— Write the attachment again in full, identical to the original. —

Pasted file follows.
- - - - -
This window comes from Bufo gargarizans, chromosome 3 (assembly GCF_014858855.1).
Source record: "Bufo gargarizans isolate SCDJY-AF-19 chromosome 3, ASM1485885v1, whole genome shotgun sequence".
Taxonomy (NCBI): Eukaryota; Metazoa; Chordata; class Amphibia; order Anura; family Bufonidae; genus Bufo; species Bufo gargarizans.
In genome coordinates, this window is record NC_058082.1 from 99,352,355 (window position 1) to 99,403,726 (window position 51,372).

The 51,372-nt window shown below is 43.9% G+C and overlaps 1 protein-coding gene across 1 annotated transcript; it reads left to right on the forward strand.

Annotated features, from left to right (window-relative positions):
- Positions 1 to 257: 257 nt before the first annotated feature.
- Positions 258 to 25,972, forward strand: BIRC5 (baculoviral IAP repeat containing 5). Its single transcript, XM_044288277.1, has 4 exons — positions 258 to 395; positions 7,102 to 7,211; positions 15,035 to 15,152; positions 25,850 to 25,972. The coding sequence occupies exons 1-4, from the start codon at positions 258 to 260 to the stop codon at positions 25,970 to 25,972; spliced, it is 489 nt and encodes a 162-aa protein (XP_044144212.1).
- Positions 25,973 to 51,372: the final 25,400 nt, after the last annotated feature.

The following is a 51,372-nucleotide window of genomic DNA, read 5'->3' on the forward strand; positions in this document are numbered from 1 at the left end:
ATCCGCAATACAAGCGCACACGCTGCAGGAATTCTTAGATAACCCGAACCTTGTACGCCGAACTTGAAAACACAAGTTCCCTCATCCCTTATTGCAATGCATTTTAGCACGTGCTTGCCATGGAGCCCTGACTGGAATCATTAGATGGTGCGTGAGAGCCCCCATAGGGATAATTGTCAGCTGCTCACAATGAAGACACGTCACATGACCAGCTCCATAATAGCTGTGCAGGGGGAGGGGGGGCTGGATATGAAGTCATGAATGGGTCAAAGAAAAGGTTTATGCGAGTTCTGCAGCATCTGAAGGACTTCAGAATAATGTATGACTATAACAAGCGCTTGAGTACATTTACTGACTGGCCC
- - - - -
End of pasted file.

This window comes from Bufo gargarizans, chromosome 3 (assembly GCF_014858855.1).
Source record: "Bufo gargarizans isolate SCDJY-AF-19 chromosome 3, ASM1485885v1, whole genome shotgun sequence".
Taxonomy (NCBI): Eukaryota; Metazoa; Chordata; class Amphibia; order Anura; family Bufonidae; genus Bufo; species Bufo gargarizans.
In genome coordinates, this window is record NC_058082.1 from 99,352,355 (window position 1) to 99,403,726 (window position 51,372).

The 51,372-nt window shown below is 43.9% G+C and overlaps 1 protein-coding gene across 1 annotated transcript; it reads left to right on the forward strand.

Annotated features, from left to right (window-relative positions):
- Positions 1 to 257: 257 nt before the first annotated feature.
- Positions 258 to 25,972, forward strand: BIRC5 (baculoviral IAP repeat containing 5). Its single transcript, XM_044288277.1, has 4 exons — positions 258 to 395; positions 7,102 to 7,211; positions 15,035 to 15,152; positions 25,850 to 25,972. The coding sequence occupies exons 1-4, from the start codon at positions 258 to 260 to the stop codon at positions 25,970 to 25,972; spliced, it is 489 nt and encodes a 162-aa protein (XP_044144212.1).
- Positions 25,973 to 51,372: the final 25,400 nt, after the last annotated feature.

The following is a 51,372-nucleotide window of genomic DNA, read 5'->3' on the forward strand; positions in this document are numbered from 1 at the left end:
ATCCGCAATACAAGCGCACACGCTGCAGGAATTCTTAGATAACCCGAACCTTGTACGCCGAACTTGAAAACACAAGTTCCCTCATCCCTTATTGCAATGCATTTTAGCACGTGCTTGCCATGGAGCCCTGACTGGAATCATTAGATGGTGCGTGAGAGCCCCCATAGGGATAATTGTCAGCTGCTCACAATGAAGACACGTCACATGACCAGCTCCATAATAGCTGTGCAGGGGGAGGGGGGGCTGGATATGAAGTCATGAATGGGTCAAAGAAAAGGTTTATGCGAGTTCTGCAGCATCTGAAGGACTTCAGAATAATGTATGACTATAACAAGCGCTTGAGTACATTTACTGACTGGCCC